EU must use New Zealand as a testing ground for new model of FTA, says trade minister

Tim Groser, New Zealand Minster of Trade, Minister of Climate Change, Associate Minister of Foreign Affairs [Daniela Vincenti]

EXCLUSIVE / The EU and New Zealand can accelerate negotiations for an FTA if they move beyond the historical sensitivities, which are far from real, and try to implement some of the innovations in the Commission’s Trade for All strategy.

“New Zealand is a policy-taker not policy-maker,” said the country’s trade minister in an exclusive interview with EURACTIV.

Tim Groser is New Zealand’s Minster of Trade and Minister of Climate Change, and also serves as Associate Minister of Foreign Affairs.

He spoke to EURACTIV’s Editor-in-Chief, Daniela Vincenti

The Trans-Pacific Partnership (TPP) deal was signed in October. New Zealand is part of it. I hear you were instrumental in pushing for this deal. Now the EU has turned to some TPP countries, especially Australia and New Zealand, to negotiate FTAs. What’s the feeling in New Zealand on this FTA with the EU?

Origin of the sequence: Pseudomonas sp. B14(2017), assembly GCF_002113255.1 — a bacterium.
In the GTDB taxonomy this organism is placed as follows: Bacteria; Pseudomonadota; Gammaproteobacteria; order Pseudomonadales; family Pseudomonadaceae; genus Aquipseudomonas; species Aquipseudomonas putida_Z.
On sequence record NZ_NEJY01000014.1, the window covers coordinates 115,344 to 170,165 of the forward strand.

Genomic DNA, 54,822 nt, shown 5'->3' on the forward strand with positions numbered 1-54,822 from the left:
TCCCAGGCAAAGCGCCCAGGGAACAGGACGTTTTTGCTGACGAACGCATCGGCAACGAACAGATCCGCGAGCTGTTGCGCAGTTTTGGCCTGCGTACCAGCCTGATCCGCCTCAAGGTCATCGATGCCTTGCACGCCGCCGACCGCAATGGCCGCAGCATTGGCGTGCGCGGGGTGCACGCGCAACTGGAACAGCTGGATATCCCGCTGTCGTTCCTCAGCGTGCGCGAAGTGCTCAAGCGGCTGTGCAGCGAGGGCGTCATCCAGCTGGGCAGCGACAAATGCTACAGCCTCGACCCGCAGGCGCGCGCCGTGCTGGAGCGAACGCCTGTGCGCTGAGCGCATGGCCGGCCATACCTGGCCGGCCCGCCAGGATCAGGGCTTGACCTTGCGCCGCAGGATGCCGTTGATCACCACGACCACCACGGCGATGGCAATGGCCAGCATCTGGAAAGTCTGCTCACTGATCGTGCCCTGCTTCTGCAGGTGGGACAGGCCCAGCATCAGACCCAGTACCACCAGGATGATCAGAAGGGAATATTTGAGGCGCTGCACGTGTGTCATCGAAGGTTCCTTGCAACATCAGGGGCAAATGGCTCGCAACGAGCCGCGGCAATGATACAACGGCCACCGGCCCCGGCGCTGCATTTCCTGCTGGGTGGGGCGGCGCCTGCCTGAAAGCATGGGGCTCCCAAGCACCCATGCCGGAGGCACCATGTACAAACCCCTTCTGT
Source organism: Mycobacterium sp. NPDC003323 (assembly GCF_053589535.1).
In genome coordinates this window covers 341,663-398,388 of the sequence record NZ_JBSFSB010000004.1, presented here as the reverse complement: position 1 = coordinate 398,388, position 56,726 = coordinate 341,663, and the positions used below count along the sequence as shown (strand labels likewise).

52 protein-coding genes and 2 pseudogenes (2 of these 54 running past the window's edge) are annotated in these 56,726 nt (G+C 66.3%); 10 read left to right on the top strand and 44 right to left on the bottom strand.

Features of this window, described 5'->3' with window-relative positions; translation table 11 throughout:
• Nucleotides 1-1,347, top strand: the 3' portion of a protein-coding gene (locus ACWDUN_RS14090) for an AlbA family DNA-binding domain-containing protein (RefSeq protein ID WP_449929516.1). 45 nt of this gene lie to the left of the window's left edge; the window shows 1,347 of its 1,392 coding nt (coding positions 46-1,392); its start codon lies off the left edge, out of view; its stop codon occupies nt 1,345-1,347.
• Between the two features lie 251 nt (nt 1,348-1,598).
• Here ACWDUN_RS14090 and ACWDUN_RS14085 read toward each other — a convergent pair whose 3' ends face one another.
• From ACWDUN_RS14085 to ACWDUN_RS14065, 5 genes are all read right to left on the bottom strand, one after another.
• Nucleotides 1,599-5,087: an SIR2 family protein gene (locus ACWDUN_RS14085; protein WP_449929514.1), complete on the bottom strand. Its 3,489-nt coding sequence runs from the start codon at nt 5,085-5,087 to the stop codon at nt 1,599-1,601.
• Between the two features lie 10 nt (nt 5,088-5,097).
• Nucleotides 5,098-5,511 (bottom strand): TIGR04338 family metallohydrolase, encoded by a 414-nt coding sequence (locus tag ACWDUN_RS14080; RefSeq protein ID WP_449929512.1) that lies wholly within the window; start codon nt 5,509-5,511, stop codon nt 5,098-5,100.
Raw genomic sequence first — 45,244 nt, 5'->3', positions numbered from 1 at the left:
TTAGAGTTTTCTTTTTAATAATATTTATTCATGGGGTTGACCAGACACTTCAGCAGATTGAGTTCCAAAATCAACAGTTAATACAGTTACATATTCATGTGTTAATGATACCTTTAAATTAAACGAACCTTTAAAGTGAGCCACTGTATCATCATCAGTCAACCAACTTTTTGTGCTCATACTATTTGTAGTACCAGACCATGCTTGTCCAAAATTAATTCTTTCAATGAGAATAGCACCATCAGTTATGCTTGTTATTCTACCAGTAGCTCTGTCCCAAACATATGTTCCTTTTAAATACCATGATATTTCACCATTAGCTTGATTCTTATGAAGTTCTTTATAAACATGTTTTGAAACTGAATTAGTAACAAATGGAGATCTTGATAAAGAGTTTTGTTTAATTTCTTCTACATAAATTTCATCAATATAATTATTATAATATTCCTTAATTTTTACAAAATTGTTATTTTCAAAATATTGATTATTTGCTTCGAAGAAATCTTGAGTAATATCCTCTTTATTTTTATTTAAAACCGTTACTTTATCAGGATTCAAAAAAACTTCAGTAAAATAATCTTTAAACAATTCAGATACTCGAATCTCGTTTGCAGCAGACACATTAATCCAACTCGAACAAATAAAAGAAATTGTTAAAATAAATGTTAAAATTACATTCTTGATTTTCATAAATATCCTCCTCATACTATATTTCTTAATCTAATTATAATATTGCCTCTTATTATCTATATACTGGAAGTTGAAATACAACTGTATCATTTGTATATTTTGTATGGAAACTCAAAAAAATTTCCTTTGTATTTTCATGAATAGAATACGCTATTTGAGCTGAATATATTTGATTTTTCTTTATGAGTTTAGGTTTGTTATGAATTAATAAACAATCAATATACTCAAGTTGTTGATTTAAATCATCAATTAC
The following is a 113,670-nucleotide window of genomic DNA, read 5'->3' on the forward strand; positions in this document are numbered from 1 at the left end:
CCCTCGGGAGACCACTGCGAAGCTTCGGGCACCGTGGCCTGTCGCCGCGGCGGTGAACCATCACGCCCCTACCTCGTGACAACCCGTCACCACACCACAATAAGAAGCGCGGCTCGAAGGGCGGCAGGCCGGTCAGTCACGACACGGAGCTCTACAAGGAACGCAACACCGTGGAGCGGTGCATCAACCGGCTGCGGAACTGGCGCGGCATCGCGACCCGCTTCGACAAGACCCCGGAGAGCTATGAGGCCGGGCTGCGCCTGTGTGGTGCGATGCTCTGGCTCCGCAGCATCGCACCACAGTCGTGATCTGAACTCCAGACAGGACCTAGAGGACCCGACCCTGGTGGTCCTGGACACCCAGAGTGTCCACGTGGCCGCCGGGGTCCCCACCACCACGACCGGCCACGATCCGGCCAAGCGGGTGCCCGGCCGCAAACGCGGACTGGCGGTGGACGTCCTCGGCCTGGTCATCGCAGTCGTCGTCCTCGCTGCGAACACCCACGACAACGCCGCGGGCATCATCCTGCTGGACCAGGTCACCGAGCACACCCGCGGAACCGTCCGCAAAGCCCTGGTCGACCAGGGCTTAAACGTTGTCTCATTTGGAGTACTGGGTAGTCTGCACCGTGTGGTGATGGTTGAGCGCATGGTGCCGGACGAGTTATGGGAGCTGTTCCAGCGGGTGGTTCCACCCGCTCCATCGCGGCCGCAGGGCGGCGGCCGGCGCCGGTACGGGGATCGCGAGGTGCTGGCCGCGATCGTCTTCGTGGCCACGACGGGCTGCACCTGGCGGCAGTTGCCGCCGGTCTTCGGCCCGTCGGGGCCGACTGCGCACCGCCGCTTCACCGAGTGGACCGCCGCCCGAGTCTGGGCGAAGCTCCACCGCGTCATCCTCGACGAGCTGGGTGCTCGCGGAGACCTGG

Firstly, we are very pleased that President Juncker and our prime minister launched this on 29 October, and we have a rather elaborate scoping exercise ahead of us, because that’s the way the EU seeks a mandate from its 28 member states.

But New Zealand is a policy-taker here, not a policy maker.

We could move ahead immediately, but we accept that the EU is a vastly more complicated piece of machinery, and we are very confident that we will be starting a negotiation in early 2017. If it was possible to accelerate that, it would be great, but we are not betting on it. In the meantime, we will continue to have a dialogue on many levels.

While the formal process goes on, we can accelerate informal understandings, because what is clear to us is that there is an overwhelming desire on the part of the Commission to do this efficiently, and we very much respect that. This should be very straightforward.

What do you mean by straightforward? There are a number of sensitivities …

There are some historical sensitivities and we can talk about them later. But there are very few countries in the world that are so aligned to European thinking on questions like labour rights, environmental standards, sustainable development, making regulation with SMEs in mind… that’s the agenda in the Commission’s trade policy strategy Trade For All.